What does this reality reflect? It shows the increased weight of capital monopoly and power in society. When we look at the modernity of the last four hundred years, what we see is the maximum possible capital accumulation and the proliferation of power, or, more correctly put, the intertwined cumulative accumulation of the two. We cannot say that morality has become dysfunctional, but, rather, that it has been stripped away from society. The society where morality was applied has been torn down and carted away. The claim that there is a need for law because society has become too complicated to be governed by morality is a great lie and, therefore, an immoral conclusion. It truly is not a matter of failure, insufficiency, or an inability to function due to the complexity of society. This is nothing more than a very simple rule of liberal ideological hegemony: the rule that propaganda and attrition easily eliminates opponents. During the era of capitalist modernity, the role of liberalism’s ideological hegemony in shaping a negative approach to morality is completely obvious. Who could fail to see that the law substituted for morality is fraught with the most irrational and unconscionable rules? It is not for nothing that there is a local saying, stating that what happens to you at court is worse than what happens to a boiling hen. The more legal codes in any given place or institution, the more effective the monopoly of oppression and exploitation. The practical reality of even setting foot in any institution confirms this.

Another important related question is: Does morality or law govern better? Although our narrative answers that question, the very fact that law is an enforced governance should be enough to clarify reality. As we all know, law is defined as “the execution and enforcement of rules and regulations by the state.” With morality, there is no forced execution of rules. In fact, a rule that has not been internalized cannot be called a moral rule. If governance based on the enforcement of law and moral governance are compared, it is clear that the good will prevail and the scales will surely tip to morality.

Another important issue that requires analysis is the relationship between morality and religion. Just as it is possible to establish a similitude between morality and direct democracy, for the communities that are outside of civilization or anti-civilization, we can also establish a similitude between religion and morality. In circumstances in which religion had not yet been shaped by civilization, morality, religion, and direct democracy were intertwined. Morality is an institution that predates religion and primarily addresses the aspect of morality that deals with emotions and thoughts around taboos, sacredness, enchantment, things that elude easy definition, and the inability to control the forces of nature. When a society acknowledges and understands how to accept a nature different from its own it creates both fear and a sense of compassion. The idea of avoiding the negative elements of nature and its forces and benefiting from their positive aspects, knowing that human life is very much bound to them, seems to be the source of the original primitive institution and tradition of religion.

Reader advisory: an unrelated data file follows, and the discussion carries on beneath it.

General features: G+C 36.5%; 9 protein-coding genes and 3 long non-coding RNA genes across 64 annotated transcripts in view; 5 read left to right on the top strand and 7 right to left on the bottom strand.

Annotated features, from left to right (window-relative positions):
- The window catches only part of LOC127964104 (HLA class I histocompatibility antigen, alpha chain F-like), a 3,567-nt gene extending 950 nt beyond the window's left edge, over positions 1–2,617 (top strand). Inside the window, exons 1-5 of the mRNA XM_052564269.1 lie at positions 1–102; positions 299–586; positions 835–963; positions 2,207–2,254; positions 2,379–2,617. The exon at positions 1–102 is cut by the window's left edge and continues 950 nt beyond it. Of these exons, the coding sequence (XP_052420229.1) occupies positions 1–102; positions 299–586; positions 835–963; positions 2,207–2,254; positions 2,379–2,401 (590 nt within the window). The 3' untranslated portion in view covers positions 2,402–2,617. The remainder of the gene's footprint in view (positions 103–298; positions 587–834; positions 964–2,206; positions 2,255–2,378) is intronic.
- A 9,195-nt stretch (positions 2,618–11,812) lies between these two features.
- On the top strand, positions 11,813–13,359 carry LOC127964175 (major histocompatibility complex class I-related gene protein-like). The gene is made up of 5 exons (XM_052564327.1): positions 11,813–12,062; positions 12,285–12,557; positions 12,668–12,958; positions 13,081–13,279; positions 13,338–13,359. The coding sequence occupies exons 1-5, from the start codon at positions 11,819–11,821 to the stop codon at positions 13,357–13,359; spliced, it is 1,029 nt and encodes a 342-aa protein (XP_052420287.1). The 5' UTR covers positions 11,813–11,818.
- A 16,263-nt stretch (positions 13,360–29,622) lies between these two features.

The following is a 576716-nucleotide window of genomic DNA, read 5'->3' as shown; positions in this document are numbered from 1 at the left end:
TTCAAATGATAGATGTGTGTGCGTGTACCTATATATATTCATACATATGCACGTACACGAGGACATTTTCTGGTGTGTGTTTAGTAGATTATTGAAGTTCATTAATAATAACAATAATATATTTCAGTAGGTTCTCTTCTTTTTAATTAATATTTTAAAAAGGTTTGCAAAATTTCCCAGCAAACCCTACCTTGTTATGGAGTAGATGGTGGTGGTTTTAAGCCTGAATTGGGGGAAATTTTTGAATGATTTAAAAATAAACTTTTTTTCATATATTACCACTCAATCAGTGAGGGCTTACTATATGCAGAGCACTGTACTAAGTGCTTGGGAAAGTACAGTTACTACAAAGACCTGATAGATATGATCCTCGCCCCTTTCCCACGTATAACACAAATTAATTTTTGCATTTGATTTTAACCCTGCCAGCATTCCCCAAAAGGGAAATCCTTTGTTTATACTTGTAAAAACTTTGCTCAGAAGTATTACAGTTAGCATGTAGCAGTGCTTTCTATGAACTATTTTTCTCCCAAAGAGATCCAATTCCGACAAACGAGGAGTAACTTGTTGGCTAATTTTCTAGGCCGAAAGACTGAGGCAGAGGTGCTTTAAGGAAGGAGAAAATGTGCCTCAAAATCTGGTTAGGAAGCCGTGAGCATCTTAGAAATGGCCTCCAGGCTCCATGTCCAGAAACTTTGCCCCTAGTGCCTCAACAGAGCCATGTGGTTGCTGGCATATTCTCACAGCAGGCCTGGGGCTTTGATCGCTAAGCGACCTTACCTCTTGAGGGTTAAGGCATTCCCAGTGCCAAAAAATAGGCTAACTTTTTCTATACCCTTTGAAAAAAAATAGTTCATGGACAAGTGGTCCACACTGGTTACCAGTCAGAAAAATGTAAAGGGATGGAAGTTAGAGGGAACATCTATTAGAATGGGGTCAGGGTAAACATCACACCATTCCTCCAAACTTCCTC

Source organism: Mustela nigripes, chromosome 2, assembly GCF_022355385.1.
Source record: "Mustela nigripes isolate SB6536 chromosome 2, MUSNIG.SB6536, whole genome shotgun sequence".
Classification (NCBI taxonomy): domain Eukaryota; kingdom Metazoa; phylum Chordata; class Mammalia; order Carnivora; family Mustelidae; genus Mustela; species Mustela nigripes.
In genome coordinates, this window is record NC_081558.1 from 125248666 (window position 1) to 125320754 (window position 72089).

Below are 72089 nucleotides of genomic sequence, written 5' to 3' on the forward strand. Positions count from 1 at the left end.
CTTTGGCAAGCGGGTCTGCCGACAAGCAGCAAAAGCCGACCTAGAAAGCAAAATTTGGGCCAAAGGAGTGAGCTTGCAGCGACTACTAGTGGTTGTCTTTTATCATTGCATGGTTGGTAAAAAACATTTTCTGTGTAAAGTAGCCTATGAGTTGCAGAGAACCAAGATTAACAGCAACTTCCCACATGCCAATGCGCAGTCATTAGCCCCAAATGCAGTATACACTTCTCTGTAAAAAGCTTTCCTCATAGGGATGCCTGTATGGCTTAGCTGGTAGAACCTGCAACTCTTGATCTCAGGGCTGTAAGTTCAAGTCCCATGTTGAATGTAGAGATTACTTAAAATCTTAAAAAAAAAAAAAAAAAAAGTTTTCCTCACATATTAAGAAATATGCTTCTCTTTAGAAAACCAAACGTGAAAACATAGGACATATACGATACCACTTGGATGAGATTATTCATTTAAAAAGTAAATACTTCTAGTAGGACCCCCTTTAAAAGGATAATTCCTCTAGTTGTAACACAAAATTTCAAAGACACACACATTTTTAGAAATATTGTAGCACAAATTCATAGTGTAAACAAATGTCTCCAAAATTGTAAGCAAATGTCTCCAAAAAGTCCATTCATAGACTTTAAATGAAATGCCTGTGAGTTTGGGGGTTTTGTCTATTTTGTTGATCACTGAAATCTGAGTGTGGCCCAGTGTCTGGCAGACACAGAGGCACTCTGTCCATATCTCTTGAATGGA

It is undisputed that religion is a precivilization institution. It encompasses the elements of morality that are more prohibitive and addresses what needs to be avoided, as well as the need for compassion and forgiveness. With time, it became a much more rigid tradition. In this sense, morality’s most stringent and holy commands and rules of order constitute religion. Despite emerging from morality, of which it was initially a part, religion has been strengthened by changes in time and place, making its institution and rules into laws that are more stringent and compulsory (e.g., Moses’s typical Ten Commandments order), thereby declaring its independence and dominance. It can be compared to law, which emerged in a similar way. As the state arose, rules of law that were initially aspects of morality were transformed into forcibly imposed laws, becoming what we call the law today. Religion went through a further change with the development of the civilization process; it was turned into a divine force that could severely punish society, with its nature being transformed to benefit the forces of exploitation and power. Where law executed monopoly interests through state administration, religion—with the stamp of the new civilization—tried to administer it through god.

Both of these transformations were important. They represent the two most important moments of rupture in history. The fundamental rule of ideological hegemony is that the rising authority of power and the kingdom would strengthen its position by attributing divine terms to itself. When you dig into the concept of god, you find the tyranny and plunder of oppressive and exploitative monopolies and state and power apparatuses, as well as their use of power to impose slavish work on the people. What is most important is to determine that the elements of those parts of religion with democratic social dimension that are identical with morality are gradually turned into units of nature and society. Thus, it is possible to make sense of how, throughout the history of civilization, religion developed an identity, tradition, and culture with two distinct characteristics. While the religion and the god identified with civilization forces is fraught with fear, punishment, the threat of being cast into hell, starvation, destruction, mercilessness, war, domination, dominion, ownership, and worship (concepts primarily related to characteristics of the representatives and forces of civilization), the religion and the god identified with moral and political society is rife with courage, forgiveness, mercifulness, hope, constant nurturing, creation and sustainment of life, compassion, love, peace, dissolution within the self, and rejoining.